Soil nitrogen transformations under Populus tremuloides, Betula papyrifera and Acer saccharum following 3 years exposure to elevated CO2 and O3Author(s): William E. Holmes; Donald R. Zak; Kurt S. Pregitzer; John S. King
Source: Global Change Biology. 9: 1743-1750.
Publication Series: Scientific Journal (JRNL)
Station: Northern Research Station
PDF: View PDF (323.56 KB)
Increases in atmospheric CO2 and tropospheric O3 may affect forest N cycling by altering plant litter production and the availability of substrates for microbial metabolism. Three years following the establishment of our free-air CO2-O3 enrichment experiment, plant growth has been stimulated by elevated CO2 resulting in greater substrate input to soil; elevated O3 has counteracted this effect. We hypothesized that rates of soil N cycling would be enhanced by greater plant productivity under elevated CO2, and that CO2 effects would be dampened by O3.
- Check the Northern Research Station web site to request a printed copy of this publication.
- Our on-line publications are scanned and captured using Adobe Acrobat.
- During the capture process some typographical errors may occur.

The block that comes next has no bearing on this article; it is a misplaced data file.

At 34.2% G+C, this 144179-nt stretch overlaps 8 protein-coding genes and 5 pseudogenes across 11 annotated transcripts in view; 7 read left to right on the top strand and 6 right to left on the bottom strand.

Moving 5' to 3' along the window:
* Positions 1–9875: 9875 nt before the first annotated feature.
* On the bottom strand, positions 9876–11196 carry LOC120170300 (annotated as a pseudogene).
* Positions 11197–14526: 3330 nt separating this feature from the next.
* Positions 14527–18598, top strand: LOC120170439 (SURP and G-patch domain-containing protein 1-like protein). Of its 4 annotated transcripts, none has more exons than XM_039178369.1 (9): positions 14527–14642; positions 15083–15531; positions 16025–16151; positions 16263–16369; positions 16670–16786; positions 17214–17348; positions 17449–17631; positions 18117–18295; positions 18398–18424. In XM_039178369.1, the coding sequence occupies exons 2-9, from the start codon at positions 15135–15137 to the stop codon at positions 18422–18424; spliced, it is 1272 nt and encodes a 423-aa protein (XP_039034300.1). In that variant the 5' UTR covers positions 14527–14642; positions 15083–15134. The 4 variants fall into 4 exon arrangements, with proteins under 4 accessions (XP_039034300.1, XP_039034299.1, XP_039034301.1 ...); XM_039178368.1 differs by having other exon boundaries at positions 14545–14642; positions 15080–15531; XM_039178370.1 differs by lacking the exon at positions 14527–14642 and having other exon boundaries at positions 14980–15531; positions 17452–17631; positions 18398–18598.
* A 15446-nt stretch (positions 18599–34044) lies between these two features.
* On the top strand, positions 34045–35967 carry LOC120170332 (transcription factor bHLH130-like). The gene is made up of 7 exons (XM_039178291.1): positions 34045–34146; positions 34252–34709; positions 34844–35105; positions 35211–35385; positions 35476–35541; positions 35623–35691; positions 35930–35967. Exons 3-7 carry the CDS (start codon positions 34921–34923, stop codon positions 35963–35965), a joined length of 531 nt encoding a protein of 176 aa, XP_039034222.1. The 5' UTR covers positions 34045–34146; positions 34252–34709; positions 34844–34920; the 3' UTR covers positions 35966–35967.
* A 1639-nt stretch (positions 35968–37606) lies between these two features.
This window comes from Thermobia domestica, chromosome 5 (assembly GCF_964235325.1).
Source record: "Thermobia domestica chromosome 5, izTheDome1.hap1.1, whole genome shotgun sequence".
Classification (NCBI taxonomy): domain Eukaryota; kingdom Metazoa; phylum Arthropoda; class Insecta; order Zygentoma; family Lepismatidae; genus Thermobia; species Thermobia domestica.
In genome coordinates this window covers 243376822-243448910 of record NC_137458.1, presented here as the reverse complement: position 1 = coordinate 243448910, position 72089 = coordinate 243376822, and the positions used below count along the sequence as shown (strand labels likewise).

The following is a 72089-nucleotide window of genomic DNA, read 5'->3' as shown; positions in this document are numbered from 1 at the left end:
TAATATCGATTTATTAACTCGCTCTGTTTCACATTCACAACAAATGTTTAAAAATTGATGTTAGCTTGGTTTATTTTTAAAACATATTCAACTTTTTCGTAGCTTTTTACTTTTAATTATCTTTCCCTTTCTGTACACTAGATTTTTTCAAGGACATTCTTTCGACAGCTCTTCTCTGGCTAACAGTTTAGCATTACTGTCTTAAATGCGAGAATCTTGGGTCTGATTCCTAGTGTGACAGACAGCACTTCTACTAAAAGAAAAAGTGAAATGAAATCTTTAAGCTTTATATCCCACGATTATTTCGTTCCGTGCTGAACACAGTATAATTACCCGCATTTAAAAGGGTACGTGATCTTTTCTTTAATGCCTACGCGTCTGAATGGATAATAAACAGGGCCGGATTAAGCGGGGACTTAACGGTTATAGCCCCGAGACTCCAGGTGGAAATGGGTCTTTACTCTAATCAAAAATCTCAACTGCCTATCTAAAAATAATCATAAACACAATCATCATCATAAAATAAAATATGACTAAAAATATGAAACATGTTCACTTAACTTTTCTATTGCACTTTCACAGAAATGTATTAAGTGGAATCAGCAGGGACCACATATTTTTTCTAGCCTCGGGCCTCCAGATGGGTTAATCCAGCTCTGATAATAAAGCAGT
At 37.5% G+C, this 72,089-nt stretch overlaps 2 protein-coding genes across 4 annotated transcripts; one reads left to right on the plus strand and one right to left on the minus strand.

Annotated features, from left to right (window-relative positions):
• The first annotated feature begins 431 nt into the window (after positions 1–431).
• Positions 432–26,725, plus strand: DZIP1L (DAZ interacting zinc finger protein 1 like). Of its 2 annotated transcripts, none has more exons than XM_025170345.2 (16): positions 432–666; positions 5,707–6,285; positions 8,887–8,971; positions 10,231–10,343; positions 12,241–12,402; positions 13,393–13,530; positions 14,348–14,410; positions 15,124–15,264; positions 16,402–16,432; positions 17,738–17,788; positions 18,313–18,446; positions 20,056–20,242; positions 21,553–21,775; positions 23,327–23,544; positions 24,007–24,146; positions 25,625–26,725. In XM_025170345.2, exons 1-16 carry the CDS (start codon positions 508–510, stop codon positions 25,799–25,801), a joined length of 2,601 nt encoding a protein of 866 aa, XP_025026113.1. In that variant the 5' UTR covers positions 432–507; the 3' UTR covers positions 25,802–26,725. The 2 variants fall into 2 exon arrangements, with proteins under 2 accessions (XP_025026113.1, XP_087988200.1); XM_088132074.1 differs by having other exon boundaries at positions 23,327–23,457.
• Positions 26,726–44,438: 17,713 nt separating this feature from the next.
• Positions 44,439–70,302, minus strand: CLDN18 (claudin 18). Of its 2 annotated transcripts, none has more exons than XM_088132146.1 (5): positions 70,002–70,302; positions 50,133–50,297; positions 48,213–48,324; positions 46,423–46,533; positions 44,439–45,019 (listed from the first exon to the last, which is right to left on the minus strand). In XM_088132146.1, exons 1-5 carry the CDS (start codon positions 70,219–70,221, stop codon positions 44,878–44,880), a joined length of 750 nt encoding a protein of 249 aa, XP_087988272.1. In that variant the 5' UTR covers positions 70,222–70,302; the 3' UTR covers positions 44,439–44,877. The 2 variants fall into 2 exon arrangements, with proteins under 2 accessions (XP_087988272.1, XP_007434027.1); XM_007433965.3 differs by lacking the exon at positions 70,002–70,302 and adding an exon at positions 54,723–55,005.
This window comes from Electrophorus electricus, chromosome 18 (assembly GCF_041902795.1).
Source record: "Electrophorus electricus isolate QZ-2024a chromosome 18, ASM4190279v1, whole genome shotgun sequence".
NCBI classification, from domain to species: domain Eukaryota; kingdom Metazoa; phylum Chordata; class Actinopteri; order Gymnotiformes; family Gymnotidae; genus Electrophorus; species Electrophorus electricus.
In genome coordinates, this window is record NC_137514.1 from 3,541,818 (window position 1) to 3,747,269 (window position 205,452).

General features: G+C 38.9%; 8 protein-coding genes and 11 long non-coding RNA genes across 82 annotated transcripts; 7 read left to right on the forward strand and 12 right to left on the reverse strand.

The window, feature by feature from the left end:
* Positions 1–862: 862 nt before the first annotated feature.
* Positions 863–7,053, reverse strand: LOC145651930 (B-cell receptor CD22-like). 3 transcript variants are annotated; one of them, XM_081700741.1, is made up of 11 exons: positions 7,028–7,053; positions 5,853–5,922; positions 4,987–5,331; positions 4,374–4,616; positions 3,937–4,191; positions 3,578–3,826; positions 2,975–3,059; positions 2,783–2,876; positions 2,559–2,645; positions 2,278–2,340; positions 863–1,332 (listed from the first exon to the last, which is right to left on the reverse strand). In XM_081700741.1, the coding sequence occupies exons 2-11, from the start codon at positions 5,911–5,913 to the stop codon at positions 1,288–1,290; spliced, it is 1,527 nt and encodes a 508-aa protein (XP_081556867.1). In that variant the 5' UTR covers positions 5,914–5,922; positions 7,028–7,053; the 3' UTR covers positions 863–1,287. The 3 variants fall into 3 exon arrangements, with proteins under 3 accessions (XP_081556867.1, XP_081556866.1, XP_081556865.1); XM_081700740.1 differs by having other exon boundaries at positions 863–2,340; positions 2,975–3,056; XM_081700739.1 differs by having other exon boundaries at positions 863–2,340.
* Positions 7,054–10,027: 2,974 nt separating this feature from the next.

- Please contact Sharon Hobrla, firstname.lastname@example.org if you notice any errors which make this publication unusable.
- We recommend that you also print this page and attach it to the printout of the article, to retain the full citation information.
- This article was written and prepared by U.S. Government employees on official time, and is therefore in the public domain.
CitationHolmes, William E.; Zak, Donald R.; Pregitzer, Kurt S.; King, John S. 2003. Soil nitrogen transformations under Populus tremuloides, Betula papyrifera and Acer saccharum following 3 years exposure to elevated CO2 and O3
KeywordsAcer, Betula, CO2, immobilization, mineralization, 15N, N cycling, O3, Populus
- Stem wood properties of Populus tremuloides, Betula papyrifera and Acer saccharum saplings after three years of treatments to elevated carbon dioxide and ozone
- Leaf size and surface characteristics of Betula papyrifera exposed to elevated CO2 and O3
- Impacts of elevated atmospheric CO2 and O3 on Paper Birch (Betula papyrifera): reproductive fitness
XML: View XML